I'm so jealous of this lady's 1950's inspired decor.

I’ve been a fan of the 1950’s home decor all my life. My mom & dad gave me the end tables and coffee table from their first home after marrying in 1958. I refinished the wood years ago. I wasn’t born until the mid 60’s and never really saw the 1950’s decor except on tv shows.

I’m drooling at these pictures. Such a gorgeous home decor. Sadly my SO doesn’t share the love. :stuck_out_tongue: Won’t be buying Salmon paint anytime soon. Dang it. I love Salmon. I had a battle just keeping my parents end tables and coffee table in the den.

Feast your eyes. Such an amazing retro look.

I found one wiki article on mid century design. Basically the 1950’s and early 60’s was all about clean contemporary lines. Modern surfaces like steel, chrome, & plastic laminates. Open floor spaces with no clutter. I especially like the geometric shapes in the lamps of that period. The clean, simple lines in the furniture.

If I were to design my home. I’d use a little pop of 1950’s sea green and salmon. I wouldn’t go crazy with it like the article I linked. A little color goes a long way.

The contemporary look will never go totally out of style. It’s something I really like.


I love the lamps.

Cover it with a thick sheen of cigarette smoke and general grime, and it could be my grandfather’s house.

Remembering the old apartments I lived in and tried to keep all that bathroom grout clean is making me naustalgic.

I was groovin’ until I got to that bathroom wallpaper. :eek:

It looks like a Lileks article come to life.

I love it!!! If you are into this stuff, check out http://retrorenovation.com/. They have lots of people doing these kinds of renos, and also show pictures of what they call “Time Capsules” up for sale. A Time Capsule is a house that is unchanged from the 50’s, usually because it had the same owner who dies. It’s amazing.

The Mid-Century Modernist is a nifty blog you might like.

I love that style of fireplace. What is it called?

As a museum installation - excellent!
As a fun place to rent for a weekend vacation - way cool!
But living there?
I don’t think so - the furniture doesn’t look all that comfortable and some of those patterns and colors would start to drive me bonkers in a short time.

(emphasis added) Is that like nostalgia for the nausea engendered by those colors?

I like the lines of the furniture, expecially the wood tables, but I can’t abide the colors.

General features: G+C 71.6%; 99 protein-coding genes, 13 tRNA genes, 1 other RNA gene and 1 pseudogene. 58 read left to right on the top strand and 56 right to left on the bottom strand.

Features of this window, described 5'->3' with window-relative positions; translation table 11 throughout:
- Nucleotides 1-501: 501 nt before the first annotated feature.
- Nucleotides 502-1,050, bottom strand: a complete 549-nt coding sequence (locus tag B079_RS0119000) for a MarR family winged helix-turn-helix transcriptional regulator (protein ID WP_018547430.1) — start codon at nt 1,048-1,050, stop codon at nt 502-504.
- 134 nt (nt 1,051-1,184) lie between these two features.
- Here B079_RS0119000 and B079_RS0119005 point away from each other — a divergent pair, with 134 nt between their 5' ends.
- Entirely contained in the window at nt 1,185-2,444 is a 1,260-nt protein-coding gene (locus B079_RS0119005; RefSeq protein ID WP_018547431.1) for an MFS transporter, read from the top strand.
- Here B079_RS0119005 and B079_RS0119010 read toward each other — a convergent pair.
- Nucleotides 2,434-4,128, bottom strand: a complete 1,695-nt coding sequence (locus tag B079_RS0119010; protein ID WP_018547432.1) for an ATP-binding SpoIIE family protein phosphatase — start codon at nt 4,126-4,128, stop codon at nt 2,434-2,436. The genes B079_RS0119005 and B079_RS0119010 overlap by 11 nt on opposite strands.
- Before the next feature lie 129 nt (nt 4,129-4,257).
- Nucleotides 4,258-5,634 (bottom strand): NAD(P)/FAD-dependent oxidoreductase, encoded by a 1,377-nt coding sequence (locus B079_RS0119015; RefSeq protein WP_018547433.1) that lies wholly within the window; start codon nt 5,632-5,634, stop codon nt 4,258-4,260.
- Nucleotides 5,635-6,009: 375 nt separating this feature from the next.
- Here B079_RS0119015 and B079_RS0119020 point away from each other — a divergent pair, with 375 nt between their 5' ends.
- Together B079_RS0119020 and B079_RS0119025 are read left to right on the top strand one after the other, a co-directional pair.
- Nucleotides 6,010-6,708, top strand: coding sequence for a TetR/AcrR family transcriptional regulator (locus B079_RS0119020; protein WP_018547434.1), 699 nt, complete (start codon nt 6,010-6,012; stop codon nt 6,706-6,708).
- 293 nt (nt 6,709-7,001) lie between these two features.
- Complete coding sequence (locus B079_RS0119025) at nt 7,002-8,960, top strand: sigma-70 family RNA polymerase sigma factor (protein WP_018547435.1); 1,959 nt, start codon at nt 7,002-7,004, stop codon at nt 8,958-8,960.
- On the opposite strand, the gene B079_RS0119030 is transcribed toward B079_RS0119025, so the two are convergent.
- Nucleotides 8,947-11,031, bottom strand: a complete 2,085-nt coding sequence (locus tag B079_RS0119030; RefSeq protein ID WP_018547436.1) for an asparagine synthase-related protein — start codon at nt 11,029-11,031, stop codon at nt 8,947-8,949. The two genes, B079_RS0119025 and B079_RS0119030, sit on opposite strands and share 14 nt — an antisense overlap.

The odd thing is that you can see it in the original example - which is much more tasteful than I was expecting - but in the wrong hands it was so easy to turn this kind of minimalism into something awful. E.g James Lilek’s Interior Desecrations, which is what I generally associate with mid-century design. Albeit that he’s writing about the fag-end of mid-century design. The dregs. As a British person, I think of the 1950s looking like 10 Rillington Place, or the John Hurt version of 1984, on account of the bomb damage and the general economic collapse. In America they had Americana, juke boxes and big cars. We had bricks, lots of bricks, and gas mask satchels.

I guess the reason for awful kitsch rubbish is that most people didn’t have the time and money to do it right, see. Every era’s design looks good when it’s done right - just as every political idea seems good when it’s done right - but it’s not usually done right. The examples in magazines are artificially perfect, just like cooking. The meals in the book are nicer than reality. The women are more attractive in films than real life. Same with the rooms at the top of the page.

Also, was literally everything in the late 1960s, early 1970s mustard and orange and yellow and pea-green? How is it that for a few years every woman looked like this and then suddenly they didn’t? Some kind of weird genetic aberration? Literally?

This picture of me in an extremely unsafe yellow high chair in 1976 suggests quite possibly.

Nah - I grew up living with that crap, those kinds of designs. That’s why my imaginary dream home is an arts and crafts or mission style cottage, filled with Stickley furniture, Rookwood ceramics, with some Frank Lloyd Wright design thrown in.

There is no shot of the kitchen. It cannot be authentic unless there are avocado or Harvest gold Formica counter tops.

And a giant wooden spoon and fork on the wall

And a plant in a macrame hanger in the kitchen window. :slight_smile:

It’s not complete without my china pattern:

Starburst pattern by Franciscan China

Want. That. Fridge. NOW!!!